Conditionals in Python
Similar to for-loops in Python, conditionals provide a mechanism to control the flow of execution of a program in many programming languages. In Python, the
if-statement will run a section of code if and only if the conditional provided is true.
Many people consider 7 to be a lucky number. The Python code below uses an
if statement to print out a message if Python randomly choose a lucky number:
num = random.randint(1, 10)
if num == 7:
print("Your Lucky Day!")
There are a few features to notice:
- The line of code begins with an
if, then followed by a conditional, and ends with a colon (
- The block of code following the
forstatement is indented. This indentation defines the block of code that will run ONLY if the conditional is true.
- The code after the if-statement, back at the original indentation, will only run after the for-loop finishes running.
Notice the two different outputs of the same code based on the randomly generated value:
Today is Your Lucky Day! Number: 7
In Python, the conditional component of an if-statement is nearly identical to the conditionals you have used with Pandas except that you are no longer working within the context of a DataFrame.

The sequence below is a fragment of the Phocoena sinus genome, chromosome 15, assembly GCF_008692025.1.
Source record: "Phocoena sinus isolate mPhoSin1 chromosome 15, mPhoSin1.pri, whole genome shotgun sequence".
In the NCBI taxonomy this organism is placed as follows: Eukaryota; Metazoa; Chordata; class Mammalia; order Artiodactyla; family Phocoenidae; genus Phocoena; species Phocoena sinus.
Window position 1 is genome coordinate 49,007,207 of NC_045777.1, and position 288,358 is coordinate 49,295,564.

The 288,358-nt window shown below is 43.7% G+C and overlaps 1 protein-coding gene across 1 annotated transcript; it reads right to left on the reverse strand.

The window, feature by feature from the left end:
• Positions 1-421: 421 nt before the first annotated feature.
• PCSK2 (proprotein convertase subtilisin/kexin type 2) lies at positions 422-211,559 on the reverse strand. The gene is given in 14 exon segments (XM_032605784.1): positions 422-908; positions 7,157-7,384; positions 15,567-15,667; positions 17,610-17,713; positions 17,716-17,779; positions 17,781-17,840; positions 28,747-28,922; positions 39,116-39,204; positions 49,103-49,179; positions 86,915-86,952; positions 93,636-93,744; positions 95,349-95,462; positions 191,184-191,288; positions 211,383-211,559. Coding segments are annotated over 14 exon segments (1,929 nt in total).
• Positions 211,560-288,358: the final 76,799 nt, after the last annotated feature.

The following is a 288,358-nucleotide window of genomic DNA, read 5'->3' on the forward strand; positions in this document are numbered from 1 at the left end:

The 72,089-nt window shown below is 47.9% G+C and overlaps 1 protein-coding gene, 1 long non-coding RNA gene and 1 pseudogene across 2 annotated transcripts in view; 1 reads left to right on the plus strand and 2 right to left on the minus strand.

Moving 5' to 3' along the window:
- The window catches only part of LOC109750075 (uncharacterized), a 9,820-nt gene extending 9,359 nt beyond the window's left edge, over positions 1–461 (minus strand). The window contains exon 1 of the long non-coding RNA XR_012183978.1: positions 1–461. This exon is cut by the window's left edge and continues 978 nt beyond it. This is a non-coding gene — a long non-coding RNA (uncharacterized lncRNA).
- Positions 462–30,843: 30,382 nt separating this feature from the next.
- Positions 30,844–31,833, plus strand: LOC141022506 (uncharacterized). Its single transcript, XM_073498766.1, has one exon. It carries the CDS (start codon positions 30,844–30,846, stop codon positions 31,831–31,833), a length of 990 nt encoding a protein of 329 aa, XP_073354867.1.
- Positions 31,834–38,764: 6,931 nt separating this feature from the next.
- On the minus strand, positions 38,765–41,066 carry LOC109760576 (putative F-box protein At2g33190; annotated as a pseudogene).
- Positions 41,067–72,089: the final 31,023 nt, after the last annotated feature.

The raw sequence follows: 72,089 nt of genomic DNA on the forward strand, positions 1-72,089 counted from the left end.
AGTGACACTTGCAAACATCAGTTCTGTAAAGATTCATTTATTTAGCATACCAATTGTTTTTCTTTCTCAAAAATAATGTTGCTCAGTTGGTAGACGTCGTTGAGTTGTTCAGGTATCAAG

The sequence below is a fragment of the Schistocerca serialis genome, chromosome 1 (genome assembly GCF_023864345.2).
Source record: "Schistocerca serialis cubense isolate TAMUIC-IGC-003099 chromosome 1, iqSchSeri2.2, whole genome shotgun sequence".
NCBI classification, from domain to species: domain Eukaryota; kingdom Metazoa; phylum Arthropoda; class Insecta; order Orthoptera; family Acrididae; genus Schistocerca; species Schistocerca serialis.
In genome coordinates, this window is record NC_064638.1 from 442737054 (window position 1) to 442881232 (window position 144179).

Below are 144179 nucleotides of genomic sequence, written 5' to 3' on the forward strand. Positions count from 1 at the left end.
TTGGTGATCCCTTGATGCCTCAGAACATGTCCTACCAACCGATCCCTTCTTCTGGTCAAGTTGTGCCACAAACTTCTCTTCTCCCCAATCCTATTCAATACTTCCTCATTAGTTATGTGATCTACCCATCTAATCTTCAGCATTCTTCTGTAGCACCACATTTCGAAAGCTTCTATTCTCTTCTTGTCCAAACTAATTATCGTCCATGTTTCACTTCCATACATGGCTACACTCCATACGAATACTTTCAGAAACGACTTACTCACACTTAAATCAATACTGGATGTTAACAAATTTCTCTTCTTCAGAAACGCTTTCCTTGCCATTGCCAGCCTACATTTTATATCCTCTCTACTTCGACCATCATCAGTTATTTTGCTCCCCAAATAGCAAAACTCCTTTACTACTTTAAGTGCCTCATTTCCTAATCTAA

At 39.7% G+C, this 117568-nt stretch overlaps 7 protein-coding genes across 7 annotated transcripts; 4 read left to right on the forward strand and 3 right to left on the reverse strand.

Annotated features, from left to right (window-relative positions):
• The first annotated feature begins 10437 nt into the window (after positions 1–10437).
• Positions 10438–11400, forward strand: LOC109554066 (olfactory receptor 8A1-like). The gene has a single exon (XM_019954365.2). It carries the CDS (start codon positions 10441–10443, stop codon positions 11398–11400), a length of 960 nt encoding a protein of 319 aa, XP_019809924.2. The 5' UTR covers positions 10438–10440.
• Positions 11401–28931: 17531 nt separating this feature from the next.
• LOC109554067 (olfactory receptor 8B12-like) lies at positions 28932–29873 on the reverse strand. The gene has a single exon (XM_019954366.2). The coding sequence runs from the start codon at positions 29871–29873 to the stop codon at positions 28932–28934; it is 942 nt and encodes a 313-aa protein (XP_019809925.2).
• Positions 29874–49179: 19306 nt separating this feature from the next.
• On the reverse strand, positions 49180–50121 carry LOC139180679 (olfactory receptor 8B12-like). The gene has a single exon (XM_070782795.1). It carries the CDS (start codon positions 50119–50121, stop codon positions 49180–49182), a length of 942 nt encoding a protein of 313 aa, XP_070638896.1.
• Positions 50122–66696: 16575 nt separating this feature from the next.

- You will use
ifstatements to compare the values of individual variables in Python (ex: values as part of a simulation) instead of values in a DataFrame.
- You can still use the six logical operators,
- You can still combined multiple conditionals, except you must use
Often you may want to run different code when a conditional is true and false. To run code when the conditional is false, an
else statement is used. Since
else is a control flow statement, it needs a colon (
:) at the end and nothing else!
Your coin flipped heads!
Your coin flipped tails!
if-statements: Conditional Data on Simulation
One of the most useful applications of conditionals is to add conditional data to your DataFrame. For example, roulette is a classic casino game that involves a wheel with 38 equal-sized wedges: 18 red wedges, 18 black wedges, and 2 green wedges.
A simulation of your profit playing roulette while betting on red can be done by a conditional that checks if you the result of the game was red:
- If the result was red, you gain $1. (You get your $1 bet back and gain $1 from the casino.)
- If the result was NOT red, you lose $1. (You lose your $1 bet.)
Running this as a simulation:
Example Walk-Throughs with Worksheets
Video 1: Examples of Conditionals in Python
Practice QuestionsQ1: In which case would "Here" print in the following if-statement?
Q2: Which of the following is not part of the correct syntax for an if-statement?
Q3: What would the value of n be after running the follwing code chunk?
Q4: What would print after running the follwing code chunk?
Q5: What would print after running the following code chunk?
Q6: In a normal distribution, which two statistics are both equal to zero?